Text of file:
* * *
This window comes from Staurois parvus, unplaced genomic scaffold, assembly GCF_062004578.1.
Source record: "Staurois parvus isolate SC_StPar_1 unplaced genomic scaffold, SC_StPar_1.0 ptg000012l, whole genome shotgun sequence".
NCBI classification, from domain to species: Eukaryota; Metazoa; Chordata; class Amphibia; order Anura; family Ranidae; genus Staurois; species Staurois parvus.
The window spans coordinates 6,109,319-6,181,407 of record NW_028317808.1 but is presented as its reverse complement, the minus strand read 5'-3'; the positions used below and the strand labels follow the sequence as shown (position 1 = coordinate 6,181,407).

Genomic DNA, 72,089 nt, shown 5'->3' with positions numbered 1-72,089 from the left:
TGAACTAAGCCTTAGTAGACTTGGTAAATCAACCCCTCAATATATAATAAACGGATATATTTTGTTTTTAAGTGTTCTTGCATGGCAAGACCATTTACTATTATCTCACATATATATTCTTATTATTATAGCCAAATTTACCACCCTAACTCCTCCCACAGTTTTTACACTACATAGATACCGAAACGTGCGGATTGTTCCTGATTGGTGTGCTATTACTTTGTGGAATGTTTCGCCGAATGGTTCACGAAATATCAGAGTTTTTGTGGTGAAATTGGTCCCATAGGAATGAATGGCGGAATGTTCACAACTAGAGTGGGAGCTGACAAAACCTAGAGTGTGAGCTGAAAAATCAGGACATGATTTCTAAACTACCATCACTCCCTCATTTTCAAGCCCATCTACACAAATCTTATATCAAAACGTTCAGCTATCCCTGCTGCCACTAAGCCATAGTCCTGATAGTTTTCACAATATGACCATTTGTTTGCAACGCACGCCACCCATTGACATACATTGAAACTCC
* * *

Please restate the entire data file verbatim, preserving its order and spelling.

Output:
This window comes from Staurois parvus, unplaced genomic scaffold, assembly GCF_062004578.1.
Source record: "Staurois parvus isolate SC_StPar_1 unplaced genomic scaffold, SC_StPar_1.0 ptg000012l, whole genome shotgun sequence".
NCBI classification, from domain to species: Eukaryota; Metazoa; Chordata; class Amphibia; order Anura; family Ranidae; genus Staurois; species Staurois parvus.
The window spans coordinates 6,109,319-6,181,407 of record NW_028317808.1 but is presented as its reverse complement, the minus strand read 5'-3'; the positions used below and the strand labels follow the sequence as shown (position 1 = coordinate 6,181,407).

Genomic DNA, 72,089 nt, shown 5'->3' with positions numbered 1-72,089 from the left:
TGAACTAAGCCTTAGTAGACTTGGTAAATCAACCCCTCAATATATAATAAACGGATATATTTTGTTTTTAAGTGTTCTTGCATGGCAAGACCATTTACTATTATCTCACATATATATTCTTATTATTATAGCCAAATTTACCACCCTAACTCCTCCCACAGTTTTTACACTACATAGATACCGAAACGTGCGGATTGTTCCTGATTGGTGTGCTATTACTTTGTGGAATGTTTCGCCGAATGGTTCACGAAATATCAGAGTTTTTGTGGTGAAATTGGTCCCATAGGAATGAATGGCGGAATGTTCACAACTAGAGTGGGAGCTGACAAAACCTAGAGTGTGAGCTGAAAAATCAGGACATGATTTCTAAACTACCATCACTCCCTCATTTTCAAGCCCATCTACACAAATCTTATATCAAAACGTTCAGCTATCCCTGCTGCCACTAAGCCATAGTCCTGATAGTTTTCACAATATGACCATTTGTTTGCAACGCACGCCACCCATTGACATACATTGAAACTCC